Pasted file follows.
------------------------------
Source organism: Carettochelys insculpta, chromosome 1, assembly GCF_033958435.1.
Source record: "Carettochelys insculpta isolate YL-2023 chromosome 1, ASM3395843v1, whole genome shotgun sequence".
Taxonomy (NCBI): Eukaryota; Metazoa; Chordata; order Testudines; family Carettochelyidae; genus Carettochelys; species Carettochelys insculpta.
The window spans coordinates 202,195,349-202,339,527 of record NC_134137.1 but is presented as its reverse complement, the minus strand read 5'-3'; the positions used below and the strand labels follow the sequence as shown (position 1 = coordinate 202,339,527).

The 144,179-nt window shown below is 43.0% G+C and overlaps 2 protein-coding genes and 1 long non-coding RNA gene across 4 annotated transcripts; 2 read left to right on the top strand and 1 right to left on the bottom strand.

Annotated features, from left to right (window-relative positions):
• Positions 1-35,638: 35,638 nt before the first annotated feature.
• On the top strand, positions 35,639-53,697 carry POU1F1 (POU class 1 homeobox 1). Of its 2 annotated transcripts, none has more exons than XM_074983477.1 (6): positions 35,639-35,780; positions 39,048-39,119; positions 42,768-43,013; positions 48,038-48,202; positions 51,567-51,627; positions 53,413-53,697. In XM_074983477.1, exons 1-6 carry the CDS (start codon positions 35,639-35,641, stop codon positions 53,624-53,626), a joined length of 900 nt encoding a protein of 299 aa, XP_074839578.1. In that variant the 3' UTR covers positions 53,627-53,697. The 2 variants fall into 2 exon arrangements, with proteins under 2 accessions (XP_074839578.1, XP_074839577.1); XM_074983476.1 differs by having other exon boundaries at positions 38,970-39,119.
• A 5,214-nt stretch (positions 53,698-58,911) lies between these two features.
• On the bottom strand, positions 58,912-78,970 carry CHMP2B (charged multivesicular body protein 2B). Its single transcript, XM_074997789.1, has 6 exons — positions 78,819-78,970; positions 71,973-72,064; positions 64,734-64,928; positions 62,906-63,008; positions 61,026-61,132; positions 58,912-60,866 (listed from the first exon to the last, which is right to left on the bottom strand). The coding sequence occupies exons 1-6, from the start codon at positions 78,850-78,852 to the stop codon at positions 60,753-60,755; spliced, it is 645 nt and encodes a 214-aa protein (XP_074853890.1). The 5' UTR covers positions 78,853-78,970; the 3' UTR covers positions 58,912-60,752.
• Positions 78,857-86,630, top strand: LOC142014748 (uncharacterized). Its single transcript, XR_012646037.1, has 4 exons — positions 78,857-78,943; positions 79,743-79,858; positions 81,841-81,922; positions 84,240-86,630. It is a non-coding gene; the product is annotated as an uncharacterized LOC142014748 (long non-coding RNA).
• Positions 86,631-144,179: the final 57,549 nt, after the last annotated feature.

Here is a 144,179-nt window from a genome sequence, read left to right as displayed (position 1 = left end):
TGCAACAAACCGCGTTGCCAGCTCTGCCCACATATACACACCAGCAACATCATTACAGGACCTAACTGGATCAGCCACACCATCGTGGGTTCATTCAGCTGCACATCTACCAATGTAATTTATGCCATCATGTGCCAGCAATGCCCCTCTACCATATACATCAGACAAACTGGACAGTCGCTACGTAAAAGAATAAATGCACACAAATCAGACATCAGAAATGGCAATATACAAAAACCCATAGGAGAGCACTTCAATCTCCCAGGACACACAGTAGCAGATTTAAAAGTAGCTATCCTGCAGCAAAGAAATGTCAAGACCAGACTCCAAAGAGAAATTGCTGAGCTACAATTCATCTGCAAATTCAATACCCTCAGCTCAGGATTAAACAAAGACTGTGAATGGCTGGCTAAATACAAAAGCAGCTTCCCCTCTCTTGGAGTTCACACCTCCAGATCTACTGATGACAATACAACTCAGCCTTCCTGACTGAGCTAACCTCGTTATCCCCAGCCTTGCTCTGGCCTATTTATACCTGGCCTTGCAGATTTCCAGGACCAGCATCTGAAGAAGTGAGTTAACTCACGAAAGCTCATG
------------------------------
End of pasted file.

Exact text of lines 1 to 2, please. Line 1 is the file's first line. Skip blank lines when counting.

Source organism: Carettochelys insculpta, chromosome 1, assembly GCF_033958435.1.
Source record: "Carettochelys insculpta isolate YL-2023 chromosome 1, ASM3395843v1, whole genome shotgun sequence".